Thursday, December 8

Are You Direct or Indirect? ;-)

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Indirect Questions are very useful in English because they are polite expressions.

To learn Indirect Questions, first we have to start with Direct Questions.

For example,

1.       Who is he?

2.       What is he doing?

3.       When will she come back?

4.       Where is Starbucks?

5.       Why did they leave?

   How do you feel about these questions?

Because they are Direct Questions, they tend to be casual. These are questions we usually ask our friends.

But if we are talking to a stranger on the street, for example, there’s the danger for us to sound too direct and sometimes impolite.

This is why we need Indirect Questions.

But how? 

How can we make Indirect Questions?

First, you need to add Question Starters at the beginning of your questions. 

Like this:

Do you know +            Original Direct Question   ?

Can you tell me +        Original Direct Question   ?

This is how we make Indirect Questions.

Aside from the two above, we have many other kinds of Question Starters such as:

As you can see from the list, the question becomes more polite as it gets longer. That’s because the longer the question, the more indirect it becomes. And the more indirect it becomes, the more polite.

On the other hand, as you go down the list, the opposite is true:

The shorter the question, the more direct and casual it is.

Also, please keep in mind that when we make Indirect Questions, we have to make sure to switch the Subject and the Verb:


1.       Can you tell me who he is?

2.       Can you tell me what he is doing?

3.       Can you tell me when she will come back?

4. Do you know where Starbucks is

5. Can you tell me why they left*

   * Be careful about the Tense as well. You have to keep the Tense of the original Direct Question or situation when you change it into Indirect. 

    Why? Why do we have to switch the Subject and the Verb when we are making Indirect Questions


    Because when you're making an Indirect Question, as a matter of fact, the first part is your real question while the last part is not a question.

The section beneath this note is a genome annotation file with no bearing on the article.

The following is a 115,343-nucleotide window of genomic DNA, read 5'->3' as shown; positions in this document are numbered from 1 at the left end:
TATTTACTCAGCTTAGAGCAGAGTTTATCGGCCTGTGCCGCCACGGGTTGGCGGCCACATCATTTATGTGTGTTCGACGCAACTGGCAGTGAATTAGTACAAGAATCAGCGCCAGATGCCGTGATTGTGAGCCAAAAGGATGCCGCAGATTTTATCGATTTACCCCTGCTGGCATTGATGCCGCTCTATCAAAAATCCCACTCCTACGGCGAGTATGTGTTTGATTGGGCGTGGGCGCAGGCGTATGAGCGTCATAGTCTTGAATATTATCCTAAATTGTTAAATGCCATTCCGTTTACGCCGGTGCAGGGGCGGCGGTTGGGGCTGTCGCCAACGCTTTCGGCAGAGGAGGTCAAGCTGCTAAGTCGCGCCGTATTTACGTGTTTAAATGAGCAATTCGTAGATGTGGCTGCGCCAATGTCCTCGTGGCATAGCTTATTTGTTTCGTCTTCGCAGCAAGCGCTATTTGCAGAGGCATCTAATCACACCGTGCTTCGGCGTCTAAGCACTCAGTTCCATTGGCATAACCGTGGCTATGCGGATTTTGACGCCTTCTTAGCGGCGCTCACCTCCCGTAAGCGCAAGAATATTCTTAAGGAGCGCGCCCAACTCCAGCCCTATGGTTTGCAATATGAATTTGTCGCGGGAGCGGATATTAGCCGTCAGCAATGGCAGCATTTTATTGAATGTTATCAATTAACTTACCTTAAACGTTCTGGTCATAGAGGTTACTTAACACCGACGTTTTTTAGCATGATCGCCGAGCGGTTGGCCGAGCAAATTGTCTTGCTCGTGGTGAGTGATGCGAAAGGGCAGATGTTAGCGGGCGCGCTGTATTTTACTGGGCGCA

That's why these questions are wrong: 

1. Do you know who is he? X

2. Can you tell me where are they? X

     I know that making questions like these is the habit of students. It's very convenient not to switch the Subject and the Verb

  But this is wrong. 


Next, please try to change the following Direct Questions into Indirect Questions, just like we practiced:

1. Is he Japanese? 

2. Does he speak Japanese?

3. Can he speak English?

4. Will they join?

5. Did she already leave?

    If you remember what I taught you, your answers will be like these: 

1. Do you know he is Japanese? 

2. Do you know he speaks Japanese? 

3. Do you know he can speak English?

4. Can you tell me they will join?

5. Can you tell me she already left?

    Do you notice anything different about the questions above? Do you feel something lacking or missing in them? 

   Actually, these questions are still wrong. The Subject and Verb are already Ok because you switched them. But they're not the same as the first examples that we made. 

   The other set of Direct Questions is actually Yes/ No Questions or questions answerable by Yes or No That's why you need a different way when you change them into Indirect

     You need to add "If." 

     Like this: 

1. Do you know if he is Japanese?

2. Do you know if he speaks Japanese? 

3. Do you know if he can speak English?

4. Can you tell me if they will join?

5. Can you tell me if she already left?

     In summary, Indirect Questions are very useful because you can change your expression from direct and casual to polite and formal. Also, you might not know it yet but Indirect Questions will be very important when you start studying Noun Clauses, one of the really difficult topics in English. 

   Till next time! 

Keep on learning !

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